It should come as no surprise that construction is one of the most dangerous industries. It is for this reason that the construction industry is burdened with voluminous regulations and standards pertaining to safety. Most states adhere to the federal Occupational Safety & Health Act (OSHA). Violations of OSHA regulations can trigger various civil and criminal penalties. Accordingly, it is important to be proactive in developing programs and practices aimed at meeting or exceeding OSHA requirements. Safety, just like contracts and risk management, requires proper front-end planning, and, if properly done, it may limit the potential for costly penalties that may later be used against you in a civil suit by a third party. And with proper planning and training, and records thereof, if your company is cited, your company may be in a better posture to defend the citation assuming, of course, that you act within the prescribed time.
Although OSHA standards and regulations appear to be an independent regulatory regime, don't forget how OSHA regulations are intertwined into the project as a whole. In fact, contracts and risk management go hand-in-hand with OSHA. For instance, contracts should often allocate, to the extent not otherwise precluded, certain safety responsibilities among the project participants. Likewise, contracts may be drafted such that one party is obligated to indemnify another party that is cited due to the indemnitor's failure to fulfill its workplace safety and health duties.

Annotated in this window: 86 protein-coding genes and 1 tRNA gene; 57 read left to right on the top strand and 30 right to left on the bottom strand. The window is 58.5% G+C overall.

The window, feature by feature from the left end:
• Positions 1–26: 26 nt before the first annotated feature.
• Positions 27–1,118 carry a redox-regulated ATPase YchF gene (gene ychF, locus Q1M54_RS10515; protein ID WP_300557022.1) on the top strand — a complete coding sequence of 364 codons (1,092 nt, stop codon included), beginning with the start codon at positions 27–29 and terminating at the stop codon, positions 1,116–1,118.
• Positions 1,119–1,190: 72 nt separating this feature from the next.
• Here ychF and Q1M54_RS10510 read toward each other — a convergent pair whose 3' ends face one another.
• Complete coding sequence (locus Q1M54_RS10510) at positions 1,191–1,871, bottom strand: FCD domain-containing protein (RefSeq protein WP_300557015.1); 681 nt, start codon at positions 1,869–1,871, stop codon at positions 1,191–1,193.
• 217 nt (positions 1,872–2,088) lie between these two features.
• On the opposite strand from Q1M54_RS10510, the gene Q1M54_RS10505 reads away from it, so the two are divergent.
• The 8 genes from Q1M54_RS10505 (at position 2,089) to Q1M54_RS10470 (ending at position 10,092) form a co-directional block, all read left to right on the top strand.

And if you are cited, don't ignore that non-serious violation and simply pay the penalty. Doing so may be just the beginning because the implications of an OSHA citation do not end when your check clears the bank. For example, that otherwise innocuous, minor citation may be used as a stepping stone to cite your company for a repeat violation, not to mention its possible relevance in a subsequent action. Repeat citations may carry drastically higher penalties. Accordingly, it is critical that you zealously contest any citation whatsoever, even if it’s a non-serious violation.
For more information, visit our OSHA page.
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